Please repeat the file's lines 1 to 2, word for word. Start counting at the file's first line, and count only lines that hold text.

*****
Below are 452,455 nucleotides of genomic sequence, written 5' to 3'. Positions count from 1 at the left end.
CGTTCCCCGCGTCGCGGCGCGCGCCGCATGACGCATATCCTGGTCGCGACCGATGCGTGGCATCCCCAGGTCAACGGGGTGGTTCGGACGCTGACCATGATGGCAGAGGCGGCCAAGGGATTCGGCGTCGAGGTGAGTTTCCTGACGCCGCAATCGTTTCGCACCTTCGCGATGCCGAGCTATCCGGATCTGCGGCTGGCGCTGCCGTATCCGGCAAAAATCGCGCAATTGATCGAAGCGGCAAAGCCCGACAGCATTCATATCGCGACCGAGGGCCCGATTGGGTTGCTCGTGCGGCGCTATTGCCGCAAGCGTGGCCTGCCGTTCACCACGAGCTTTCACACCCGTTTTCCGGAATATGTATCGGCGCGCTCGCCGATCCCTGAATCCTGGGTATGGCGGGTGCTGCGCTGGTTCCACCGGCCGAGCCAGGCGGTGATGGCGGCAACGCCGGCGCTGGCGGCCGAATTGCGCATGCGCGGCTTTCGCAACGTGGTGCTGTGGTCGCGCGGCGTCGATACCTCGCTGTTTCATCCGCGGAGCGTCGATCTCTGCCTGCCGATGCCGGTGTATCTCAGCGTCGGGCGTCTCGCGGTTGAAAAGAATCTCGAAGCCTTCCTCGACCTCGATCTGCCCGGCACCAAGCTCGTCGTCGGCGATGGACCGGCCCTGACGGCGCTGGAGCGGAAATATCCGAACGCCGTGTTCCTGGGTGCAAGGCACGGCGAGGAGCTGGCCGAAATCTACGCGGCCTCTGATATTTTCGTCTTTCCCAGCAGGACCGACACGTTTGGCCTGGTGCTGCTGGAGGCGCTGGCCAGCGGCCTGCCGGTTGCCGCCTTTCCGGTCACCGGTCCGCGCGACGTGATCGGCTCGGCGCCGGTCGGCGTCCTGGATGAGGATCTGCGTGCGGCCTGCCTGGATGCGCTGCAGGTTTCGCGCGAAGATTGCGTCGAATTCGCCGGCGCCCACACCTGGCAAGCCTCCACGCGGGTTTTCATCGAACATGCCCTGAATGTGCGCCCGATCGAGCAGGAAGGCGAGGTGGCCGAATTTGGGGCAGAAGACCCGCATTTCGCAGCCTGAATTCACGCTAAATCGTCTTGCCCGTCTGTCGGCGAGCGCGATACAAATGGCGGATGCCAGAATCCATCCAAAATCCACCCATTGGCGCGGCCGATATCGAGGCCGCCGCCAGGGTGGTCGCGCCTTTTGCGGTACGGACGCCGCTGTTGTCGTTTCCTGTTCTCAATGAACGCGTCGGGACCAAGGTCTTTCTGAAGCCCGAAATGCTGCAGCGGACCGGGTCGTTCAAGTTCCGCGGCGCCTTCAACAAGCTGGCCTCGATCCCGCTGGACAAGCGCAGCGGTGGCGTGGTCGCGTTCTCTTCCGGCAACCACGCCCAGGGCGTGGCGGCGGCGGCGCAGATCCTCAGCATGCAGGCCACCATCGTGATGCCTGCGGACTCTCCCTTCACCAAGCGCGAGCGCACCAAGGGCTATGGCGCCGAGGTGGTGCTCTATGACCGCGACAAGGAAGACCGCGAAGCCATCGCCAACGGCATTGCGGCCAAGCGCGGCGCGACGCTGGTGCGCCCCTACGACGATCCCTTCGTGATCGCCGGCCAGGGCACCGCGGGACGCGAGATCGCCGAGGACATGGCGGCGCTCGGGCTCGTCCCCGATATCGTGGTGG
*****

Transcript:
Below are 452,455 nucleotides of genomic sequence, written 5' to 3'. Positions count from 1 at the left end.
CGTTCCCCGCGTCGCGGCGCGCGCCGCATGACGCATATCCTGGTCGCGACCGATGCGTGGCATCCCCAGGTCAACGGGGTGGTTCGGACGCTGACCATGATGGCAGAGGCGGCCAAGGGATTCGGCGTCGAGGTGAGTTTCCTGACGCCGCAATCGTTTCGCACCTTCGCGATGCCGAGCTATCCGGATCTGCGGCTGGCGCTGCCGTATCCGGCAAAAATCGCGCAATTGATCGAAGCGGCAAAGCCCGACAGCATTCATATCGCGACCGAGGGCCCGATTGGGTTGCTCGTGCGGCGCTATTGCCGCAAGCGTGGCCTGCCGTTCACCACGAGCTTTCACACCCGTTTTCCGGAATATGTATCGGCGCGCTCGCCGATCCCTGAATCCTGGGTATGGCGGGTGCTGCGCTGGTTCCACCGGCCGAGCCAGGCGGTGATGGCGGCAACGCCGGCGCTGGCGGCCGAATTGCGCATGCGCGGCTTTCGCAACGTGGTGCTGTGGTCGCGCGGCGTCGATACCTCGCTGTTTCATCCGCGGAGCGTCGATCTCTGCCTGCCGATGCCGGTGTATCTCAGCGTCGGGCGTCTCGCGGTTGAAAAGAATCTCGAAGCCTTCCTCGACCTCGATCTGCCCGGCACCAAGCTCGTCGTCGGCGATGGACCGGCCCTGACGGCGCTGGAGCGGAAATATCCGAACGCCGTGTTCCTGGGTGCAAGGCACGGCGAGGAGCTGGCCGAAATCTACGCGGCCTCTGATATTTTCGTCTTTCCCAGCAGGACCGACACGTTTGGCCTGGTGCTGCTGGAGGCGCTGGCCAGCGGCCTGCCGGTTGCCGCCTTTCCGGTCACCGGTCCGCGCGACGTGATCGGCTCGGCGCCGGTCGGCGTCCTGGATGAGGATCTGCGTGCGGCCTGCCTGGATGCGCTGCAGGTTTCGCGCGAAGATTGCGTCGAATTCGCCGGCGCCCACACCTGGCAAGCCTCCACGCGGGTTTTCATCGAACATGCCCTGAATGTGCGCCCGATCGAGCAGGAAGGCGAGGTGGCCGAATTTGGGGCAGAAGACCCGCATTTCGCAGCCTGAATTCACGCTAAATCGTCTTGCCCGTCTGTCGGCGAGCGCGATACAAATGGCGGATGCCAGAATCCATCCAAAATCCACCCATTGGCGCGGCCGATATCGAGGCCGCCGCCAGGGTGGTCGCGCCTTTTGCGGTACGGACGCCGCTGTTGTCGTTTCCTGTTCTCAATGAACGCGTCGGGACCAAGGTCTTTCTGAAGCCCGAAATGCTGCAGCGGACCGGGTCGTTCAAGTTCCGCGGCGCCTTCAACAAGCTGGCCTCGATCCCGCTGGACAAGCGCAGCGGTGGCGTGGTCGCGTTCTCTTCCGGCAACCACGCCCAGGGCGTGGCGGCGGCGGCGCAGATCCTCAGCATGCAGGCCACCATCGTGATGCCTGCGGACTCTCCCTTCACCAAGCGCGAGCGCACCAAGGGCTATGGCGCCGAGGTGGTGCTCTATGACCGCGACAAGGAAGACCGCGAAGCCATCGCCAACGGCATTGCGGCCAAGCGCGGCGCGACGCTGGTGCGCCCCTACGACGATCCCTTCGTGATCGCCGGCCAGGGCACCGCGGGACGCGAGATCGCCGAGGACATGGCGGCGCTCGGGCTCGTCCCCGATATCGTGGTGG